“When we prepared the report, I thought, ‘Well, that seems really unbelievably short — almost unrealistic,’” he said. “People say all the time, as a scientist you’re always questioning your own results…. You always try to cover all your bases and make sure that you’ve double-checked and triple-checked beforehand.”

McGregor’s data was collected using accelerometers — wearable sensors that are “much more sensitive than any camera could ever be,” he says. Those sensors were worn by players age 12 through 18 from tier-two pre-checking and post-checking ages all the way up to the National Team Development Program’s U18s, during practices and games over the course of about three years, for purposes of educating decisions around body contact in the game. All high-impact events, as McGregor referred to them, were cross-referenced with video of every recorded session to determine and confirm the cause — “Was it actually a board contact? Was it a player open-ice hit? Was it a player just falling on the ice because he fell down?” — as well as the duration of impacts.

“Based on this data that we have and the other proximity data from some of the other tracking organisations or groups, checking is not really a concern with regards to COVID risk. That’s what it comes down to, in my opinion,” said McGregor.

Hockey’s classification as a contact sport, while accurate, may not necessarily tell the full story with respect to body checking being singled out as a COVID-19 risk-factor.

“That’s the thing, is you’re never in close relationship to players — for any one player — for any length of time either because it’s so dynamic and so fast,” said McGregor.

While his numbers paint a clear picture as far as proximity during body checking is concerned, that’s just one of many complex questions being asked in efforts to mitigate risk in hockey’s attempts to return during the COVID-19 era. Even though body checking, per McGregor’s findings, can be ruled low-risk in terms of spread, other parts of the game — crowded benches and busy dressing rooms, for example — have been among issues of much contemplation across all indoor sports, and will likely continue to be.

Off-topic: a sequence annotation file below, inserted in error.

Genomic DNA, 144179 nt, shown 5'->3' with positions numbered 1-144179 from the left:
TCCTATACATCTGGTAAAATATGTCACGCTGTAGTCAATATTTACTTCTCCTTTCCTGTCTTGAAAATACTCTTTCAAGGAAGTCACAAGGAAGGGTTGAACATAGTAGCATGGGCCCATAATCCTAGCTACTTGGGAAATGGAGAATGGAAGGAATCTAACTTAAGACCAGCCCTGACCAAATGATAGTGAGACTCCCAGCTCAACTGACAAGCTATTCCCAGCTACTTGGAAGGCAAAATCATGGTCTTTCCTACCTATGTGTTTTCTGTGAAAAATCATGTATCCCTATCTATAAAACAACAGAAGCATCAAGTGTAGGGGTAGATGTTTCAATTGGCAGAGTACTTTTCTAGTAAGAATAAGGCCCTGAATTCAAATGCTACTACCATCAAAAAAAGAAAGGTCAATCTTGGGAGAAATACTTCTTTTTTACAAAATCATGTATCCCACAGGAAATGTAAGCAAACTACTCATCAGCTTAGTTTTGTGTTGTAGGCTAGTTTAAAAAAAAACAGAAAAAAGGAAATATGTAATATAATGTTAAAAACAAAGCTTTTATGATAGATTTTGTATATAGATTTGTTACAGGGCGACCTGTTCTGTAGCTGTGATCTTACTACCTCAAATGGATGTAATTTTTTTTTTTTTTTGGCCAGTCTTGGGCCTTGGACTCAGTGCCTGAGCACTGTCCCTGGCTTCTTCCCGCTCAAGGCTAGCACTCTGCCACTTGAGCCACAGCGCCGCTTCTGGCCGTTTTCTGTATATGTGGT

As far as the OHL is concerned, it feels likely that this debate has not seen its conclusion just yet. Shortly after MacLeod’s public comments, Ontario premier Doug Ford tweeted out his desire for the OHL to return with full contact, while the league’s commissioner, David Branch, said during a radio appearance on Sportsnet 590 The Fan that the league will follow related studies, but did not explicitly align his position with the province’s mandate.

This fall, we’ve seen other junior leagues return to varied success. The QMJHL, currently the only major junior league playing in Canada, started up on Oct. 1 with a revised three-division setup to reduce travel among teams across its four provinces. But a pair of outbreaks among Quebec-based teams has forced stoppages and schedule revisions, and will see the league take a bubble approach later this month for what they’re calling a “protected environment event” at the Videotron Centre in Quebec City for seven teams located in the province’s red zones.

The BCHL, of the Canadian Junior Hockey League, also returned around the same time with an extended pre-season but has also been forced to postpone and cancel games in response to outbreaks and public health guidelines. Neither league banned body checking. Like the OHL (which has circled Feb. 4 as its start date), the WHL has yet to start up again, announcing recently that it has set Jan. 8 as its season opener.